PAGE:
Investor's wiki

Autonomous Investment

Autonomous Investment

What Is an Autonomous Investment?

An autonomous investment is the point at which a government or other body makes a investment in a foreign country regardless of its level of economic growth or the possibilities for that investment to generate positive returns. These investments are made basically for reasons for international stability, economic aid, further developing infrastructure, national or individual security, or helpful goals.

Grasping Autonomous Investment

Autonomous investments are made in light of the fact that they are considered as fundamental necessities to individual, organizational, or national prosperity, wellbeing, and safety, and are executed even when levels of disposable income for investment are zero or close to zero.

Autonomous investments incorporate inventory recharging, government investments in infrastructure tasks like streets and thruways, and different investments that keep up with or improve a country's economic potential. They don't increase in response to higher gross domestic product (GDP) growth, or shrink in response to economic contractions, showing that they are not propelled by profit, yet rather by the goal of working on cultural welfare.

The 2009 American Recovery and Reinvestment Act (ARRA) gives numerous instances of autonomous investment.

Autonomous Investment versus Induced Investment

Autonomous investments stand rather than induced investments, which increase or abatement in response to economic growth levels. Induced investments aim to generate a profit. Since they answer shifts in output, they will generally be more variable than autonomous investments; the last option act as an important stabilizing force, assisting with diminishing volatility in induced investment.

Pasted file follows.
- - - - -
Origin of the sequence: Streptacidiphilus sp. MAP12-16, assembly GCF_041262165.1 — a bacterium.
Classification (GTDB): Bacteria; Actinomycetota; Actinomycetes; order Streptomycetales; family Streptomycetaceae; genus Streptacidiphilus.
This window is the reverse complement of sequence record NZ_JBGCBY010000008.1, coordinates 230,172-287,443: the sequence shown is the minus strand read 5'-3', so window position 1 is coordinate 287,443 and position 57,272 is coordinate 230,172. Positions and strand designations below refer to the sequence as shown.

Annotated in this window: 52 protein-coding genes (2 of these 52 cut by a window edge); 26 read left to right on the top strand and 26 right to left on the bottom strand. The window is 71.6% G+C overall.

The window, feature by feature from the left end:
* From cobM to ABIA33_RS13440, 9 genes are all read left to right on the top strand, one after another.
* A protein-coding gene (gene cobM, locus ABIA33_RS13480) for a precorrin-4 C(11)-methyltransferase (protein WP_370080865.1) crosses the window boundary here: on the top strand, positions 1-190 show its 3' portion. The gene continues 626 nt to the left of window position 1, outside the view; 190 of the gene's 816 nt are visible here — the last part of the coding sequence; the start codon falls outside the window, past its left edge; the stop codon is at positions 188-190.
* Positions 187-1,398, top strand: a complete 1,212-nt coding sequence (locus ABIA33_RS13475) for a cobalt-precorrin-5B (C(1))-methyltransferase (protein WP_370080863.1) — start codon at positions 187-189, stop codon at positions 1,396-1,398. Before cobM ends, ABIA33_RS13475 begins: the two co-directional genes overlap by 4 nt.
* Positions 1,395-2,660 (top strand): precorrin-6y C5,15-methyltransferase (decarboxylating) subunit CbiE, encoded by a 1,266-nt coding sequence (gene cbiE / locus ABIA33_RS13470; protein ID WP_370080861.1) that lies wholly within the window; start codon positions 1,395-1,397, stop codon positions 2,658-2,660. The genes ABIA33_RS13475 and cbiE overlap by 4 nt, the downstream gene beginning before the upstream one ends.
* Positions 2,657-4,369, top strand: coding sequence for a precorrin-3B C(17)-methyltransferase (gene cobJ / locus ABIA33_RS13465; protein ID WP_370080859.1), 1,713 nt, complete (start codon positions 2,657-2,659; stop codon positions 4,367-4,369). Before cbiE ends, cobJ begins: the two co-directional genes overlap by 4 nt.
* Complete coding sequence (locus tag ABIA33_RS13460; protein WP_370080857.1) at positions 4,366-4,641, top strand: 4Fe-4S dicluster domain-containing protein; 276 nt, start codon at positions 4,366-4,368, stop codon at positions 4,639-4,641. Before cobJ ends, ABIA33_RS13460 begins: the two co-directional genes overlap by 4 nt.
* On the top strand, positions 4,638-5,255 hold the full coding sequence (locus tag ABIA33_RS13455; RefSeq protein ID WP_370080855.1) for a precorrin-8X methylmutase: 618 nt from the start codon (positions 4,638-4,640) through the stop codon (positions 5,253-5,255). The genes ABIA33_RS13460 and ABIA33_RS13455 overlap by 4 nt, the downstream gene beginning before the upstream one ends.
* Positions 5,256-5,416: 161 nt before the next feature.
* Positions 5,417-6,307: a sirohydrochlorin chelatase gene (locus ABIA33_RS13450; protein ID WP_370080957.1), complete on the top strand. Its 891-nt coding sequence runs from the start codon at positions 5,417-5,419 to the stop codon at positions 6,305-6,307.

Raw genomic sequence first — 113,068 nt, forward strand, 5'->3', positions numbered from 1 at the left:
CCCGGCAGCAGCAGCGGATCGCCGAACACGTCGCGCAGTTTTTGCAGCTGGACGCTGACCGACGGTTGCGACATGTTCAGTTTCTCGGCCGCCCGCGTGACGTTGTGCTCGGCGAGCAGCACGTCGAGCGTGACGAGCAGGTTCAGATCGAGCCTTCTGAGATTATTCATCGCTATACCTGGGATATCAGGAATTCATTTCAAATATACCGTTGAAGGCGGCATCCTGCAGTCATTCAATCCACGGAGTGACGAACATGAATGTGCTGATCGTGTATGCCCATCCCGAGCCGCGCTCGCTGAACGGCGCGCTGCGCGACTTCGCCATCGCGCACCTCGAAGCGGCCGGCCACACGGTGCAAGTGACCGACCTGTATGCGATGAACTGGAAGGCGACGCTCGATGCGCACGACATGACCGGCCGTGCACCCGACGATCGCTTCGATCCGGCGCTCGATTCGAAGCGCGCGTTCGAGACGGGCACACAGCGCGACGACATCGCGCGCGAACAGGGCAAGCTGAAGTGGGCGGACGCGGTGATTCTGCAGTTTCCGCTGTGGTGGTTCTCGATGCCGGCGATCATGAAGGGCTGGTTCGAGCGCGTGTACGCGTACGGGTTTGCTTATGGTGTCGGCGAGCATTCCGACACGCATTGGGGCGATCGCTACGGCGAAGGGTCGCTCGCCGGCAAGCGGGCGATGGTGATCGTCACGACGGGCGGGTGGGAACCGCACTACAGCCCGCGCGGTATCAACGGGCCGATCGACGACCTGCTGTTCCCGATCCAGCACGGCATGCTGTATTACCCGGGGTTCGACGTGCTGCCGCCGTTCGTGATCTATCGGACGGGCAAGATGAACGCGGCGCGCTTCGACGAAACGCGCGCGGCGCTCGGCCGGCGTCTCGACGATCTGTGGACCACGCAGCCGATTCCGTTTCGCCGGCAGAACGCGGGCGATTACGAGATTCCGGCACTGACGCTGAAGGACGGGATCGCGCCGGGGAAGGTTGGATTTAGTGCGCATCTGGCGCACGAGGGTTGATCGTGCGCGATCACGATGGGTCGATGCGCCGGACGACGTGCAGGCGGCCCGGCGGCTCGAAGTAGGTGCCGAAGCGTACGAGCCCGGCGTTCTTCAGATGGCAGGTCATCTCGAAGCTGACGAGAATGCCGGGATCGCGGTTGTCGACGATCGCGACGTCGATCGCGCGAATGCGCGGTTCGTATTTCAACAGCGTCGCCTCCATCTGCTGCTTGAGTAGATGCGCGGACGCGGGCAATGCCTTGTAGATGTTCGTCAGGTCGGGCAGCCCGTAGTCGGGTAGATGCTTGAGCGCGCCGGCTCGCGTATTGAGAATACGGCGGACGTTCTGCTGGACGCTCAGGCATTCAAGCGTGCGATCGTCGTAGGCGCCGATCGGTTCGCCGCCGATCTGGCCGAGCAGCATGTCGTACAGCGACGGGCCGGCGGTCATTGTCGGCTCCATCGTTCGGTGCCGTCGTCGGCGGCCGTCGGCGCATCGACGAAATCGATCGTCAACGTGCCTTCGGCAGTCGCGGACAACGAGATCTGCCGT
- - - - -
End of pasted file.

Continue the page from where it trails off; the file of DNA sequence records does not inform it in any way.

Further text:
For example, as disposable income rises, so does the rate of induced consumption. This cycle applies to all normal goods and services. At the point when individuals have more disposable income, they are in a better position to set aside or invest cash to be utilized as future income.

Autonomous and induced investments can be considered in terms of the marginal propensity to invest (MPI): the change in investment communicated as a proportion of the change in economic growth. At the point when that marginal propensity is zero, the investment is autonomous. At the point when it is positive, the investment is induced.

Factors Affecting Autonomous Investment

Actually, autonomous investments are not impacted by outer factors. In reality, notwithstanding, several factors can influence them. For instance, interest rates fundamentally affect investments made in a economy. High-interest rates can tamp down on consumption while low-interest rates can spike it. Thusly, this influences spending inside an economy.

Trade policies between countries can likewise influence autonomous investments made by their residents. In the event that a producer of cheap goods imposes duties on exports, it would make completed products for outside topographies more costly.

Governments can impose controls on an individual's autonomous investments through [taxes](/tax assessment), too. In the event that an essential household great is burdened and no substitutes are accessible, the autonomous investment relating to it might diminish.


  • Autonomous investment is the portion of the total investment made by a government or other institution independent of economic contemplations.
  • These can incorporate government investments, funds allocated to public goods or infrastructure, and some other type of investment that isn't dependent on changes in GDP.
  • As opposed to induced investment, which tries to make the most of economic opportunities, autonomous investment is made for necessities or reasons for stability or security.